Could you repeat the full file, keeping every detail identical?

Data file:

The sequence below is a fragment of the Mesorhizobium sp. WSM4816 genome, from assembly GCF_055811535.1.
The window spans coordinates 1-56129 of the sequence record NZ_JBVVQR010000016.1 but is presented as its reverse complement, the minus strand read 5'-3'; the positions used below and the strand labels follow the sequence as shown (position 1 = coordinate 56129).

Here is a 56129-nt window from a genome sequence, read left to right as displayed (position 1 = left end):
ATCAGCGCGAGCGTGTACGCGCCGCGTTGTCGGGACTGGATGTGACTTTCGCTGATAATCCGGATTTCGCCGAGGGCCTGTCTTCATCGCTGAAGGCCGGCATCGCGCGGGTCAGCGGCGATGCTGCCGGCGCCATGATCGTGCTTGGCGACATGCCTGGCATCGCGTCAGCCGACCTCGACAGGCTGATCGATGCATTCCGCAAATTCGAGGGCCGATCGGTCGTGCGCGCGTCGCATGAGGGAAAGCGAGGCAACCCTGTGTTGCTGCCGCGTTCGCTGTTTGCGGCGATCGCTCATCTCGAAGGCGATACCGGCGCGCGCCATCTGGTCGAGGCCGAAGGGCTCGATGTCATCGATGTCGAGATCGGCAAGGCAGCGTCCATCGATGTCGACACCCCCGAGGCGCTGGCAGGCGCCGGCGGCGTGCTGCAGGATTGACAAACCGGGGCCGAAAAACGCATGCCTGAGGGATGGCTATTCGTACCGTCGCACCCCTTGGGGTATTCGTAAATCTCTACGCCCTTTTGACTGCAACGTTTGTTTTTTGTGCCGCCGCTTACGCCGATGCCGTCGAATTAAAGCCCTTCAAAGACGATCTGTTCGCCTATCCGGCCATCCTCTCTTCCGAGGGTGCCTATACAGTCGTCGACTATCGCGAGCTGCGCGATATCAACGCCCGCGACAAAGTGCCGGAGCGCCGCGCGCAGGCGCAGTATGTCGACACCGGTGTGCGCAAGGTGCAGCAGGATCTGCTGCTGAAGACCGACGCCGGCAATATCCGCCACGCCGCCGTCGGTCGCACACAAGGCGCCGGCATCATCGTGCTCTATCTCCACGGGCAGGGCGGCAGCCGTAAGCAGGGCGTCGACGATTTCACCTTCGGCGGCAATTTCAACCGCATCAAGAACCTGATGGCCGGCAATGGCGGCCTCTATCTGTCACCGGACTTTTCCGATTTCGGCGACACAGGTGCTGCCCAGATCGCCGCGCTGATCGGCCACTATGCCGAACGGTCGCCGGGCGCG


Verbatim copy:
The sequence below is a fragment of the Mesorhizobium sp. WSM4816 genome, from assembly GCF_055811535.1.
The window spans coordinates 1-56129 of the sequence record NZ_JBVVQR010000016.1 but is presented as its reverse complement, the minus strand read 5'-3'; the positions used below and the strand labels follow the sequence as shown (position 1 = coordinate 56129).

Here is a 56129-nt window from a genome sequence, read left to right as displayed (position 1 = left end):
ATCAGCGCGAGCGTGTACGCGCCGCGTTGTCGGGACTGGATGTGACTTTCGCTGATAATCCGGATTTCGCCGAGGGCCTGTCTTCATCGCTGAAGGCCGGCATCGCGCGGGTCAGCGGCGATGCTGCCGGCGCCATGATCGTGCTTGGCGACATGCCTGGCATCGCGTCAGCCGACCTCGACAGGCTGATCGATGCATTCCGCAAATTCGAGGGCCGATCGGTCGTGCGCGCGTCGCATGAGGGAAAGCGAGGCAACCCTGTGTTGCTGCCGCGTTCGCTGTTTGCGGCGATCGCTCATCTCGAAGGCGATACCGGCGCGCGCCATCTGGTCGAGGCCGAAGGGCTCGATGTCATCGATGTCGAGATCGGCAAGGCAGCGTCCATCGATGTCGACACCCCCGAGGCGCTGGCAGGCGCCGGCGGCGTGCTGCAGGATTGACAAACCGGGGCCGAAAAACGCATGCCTGAGGGATGGCTATTCGTACCGTCGCACCCCTTGGGGTATTCGTAAATCTCTACGCCCTTTTGACTGCAACGTTTGTTTTTTGTGCCGCCGCTTACGCCGATGCCGTCGAATTAAAGCCCTTCAAAGACGATCTGTTCGCCTATCCGGCCATCCTCTCTTCCGAGGGTGCCTATACAGTCGTCGACTATCGCGAGCTGCGCGATATCAACGCCCGCGACAAAGTGCCGGAGCGCCGCGCGCAGGCGCAGTATGTCGACACCGGTGTGCGCAAGGTGCAGCAGGATCTGCTGCTGAAGACCGACGCCGGCAATATCCGCCACGCCGCCGTCGGTCGCACACAAGGCGCCGGCATCATCGTGCTCTATCTCCACGGGCAGGGCGGCAGCCGTAAGCAGGGCGTCGACGATTTCACCTTCGGCGGCAATTTCAACCGCATCAAGAACCTGATGGCCGGCAATGGCGGCCTCTATCTGTCACCGGACTTTTCCGATTTCGGCGACACAGGTGCTGCCCAGATCGCCGCGCTGATCGGCCACTATGCCGAACGGTCGCCGGGCGCG